We have extensively covered the patent war between Facebook and Yahoo in the past. The fight was going to have no winners and looked to just drag on as both companies accused each other of incriminating patent infringement. Thankfully, it seems that both companies have decided to give peace a chance.
All Things D is reporting that Yahoo and Facebook executives have brokered a deal that will end the patent war between the two and lead to a newfound cooperation. It seems that the settlement won't actually involve either company turning over money to the other. The deal will instead expand their current partnership to include a joint advertising effort and cross-licensing of each other's patents.
The deal is a win-win for both as neither want to be embroiled in unnecessary legal battles. It not only reflects poorly on their stock market performance, but it only hurt an already hurting Yahoo. With this deal, Yahoo hopes to gain more revenue due in part to piggybacking on Facebook. Facebook will also potentially license more patents from Yahoo going forward which would be a great revenue boost to the company.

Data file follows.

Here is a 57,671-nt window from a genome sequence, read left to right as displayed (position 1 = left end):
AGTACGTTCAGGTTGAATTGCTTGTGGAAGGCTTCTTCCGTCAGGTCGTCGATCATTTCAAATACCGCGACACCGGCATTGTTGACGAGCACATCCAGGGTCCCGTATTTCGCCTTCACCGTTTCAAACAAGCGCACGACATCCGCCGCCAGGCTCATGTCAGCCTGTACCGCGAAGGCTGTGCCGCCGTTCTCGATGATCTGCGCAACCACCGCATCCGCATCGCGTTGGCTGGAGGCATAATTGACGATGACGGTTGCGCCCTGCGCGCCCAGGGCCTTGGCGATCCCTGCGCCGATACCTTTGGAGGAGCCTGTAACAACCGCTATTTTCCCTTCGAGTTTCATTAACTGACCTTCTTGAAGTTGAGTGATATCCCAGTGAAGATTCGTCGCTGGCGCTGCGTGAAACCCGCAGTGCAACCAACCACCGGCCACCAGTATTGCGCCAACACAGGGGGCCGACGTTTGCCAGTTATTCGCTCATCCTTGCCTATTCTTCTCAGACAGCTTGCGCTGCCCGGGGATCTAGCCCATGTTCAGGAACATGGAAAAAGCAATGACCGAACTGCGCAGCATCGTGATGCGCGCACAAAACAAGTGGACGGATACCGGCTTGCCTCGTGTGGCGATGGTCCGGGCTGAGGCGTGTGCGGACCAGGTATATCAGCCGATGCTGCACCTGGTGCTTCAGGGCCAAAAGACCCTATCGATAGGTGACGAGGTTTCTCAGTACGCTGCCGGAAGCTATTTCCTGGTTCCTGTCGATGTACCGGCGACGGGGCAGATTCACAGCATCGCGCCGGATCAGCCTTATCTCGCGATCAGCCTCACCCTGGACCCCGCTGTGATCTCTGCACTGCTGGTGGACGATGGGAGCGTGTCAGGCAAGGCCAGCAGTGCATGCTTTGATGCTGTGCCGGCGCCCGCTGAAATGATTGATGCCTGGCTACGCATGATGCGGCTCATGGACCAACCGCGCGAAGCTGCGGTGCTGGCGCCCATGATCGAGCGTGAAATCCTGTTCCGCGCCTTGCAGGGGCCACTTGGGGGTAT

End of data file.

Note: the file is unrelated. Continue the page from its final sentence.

Even though both sides came out better as a result of this deal, it would appear that Yahoo benefits the most. It was revealed that Yahoo will be the first Facebook partner to feature the number of "Likes" a brand has in ads outside of Facebook. That's a huge deal, and one that could potentially bring Yahoo more ad dollars their way.
The most interesting thing about this deal, however, is the timing. It appears that former CEO Scott Thompson was the one behind the Facebook lawsuit as he thought it would bring in millions if they were successful. Of course, as you can see, Thompson is no longer with the company and that helped them move towards a peace agreement with Facebook.
As of now, none of this official though. An announcement is expected later today, but it shouldn't contain any information that you don't already see here. If it does, we'll update this story to reflect any potential bombshells that the two companies drop in the announcement.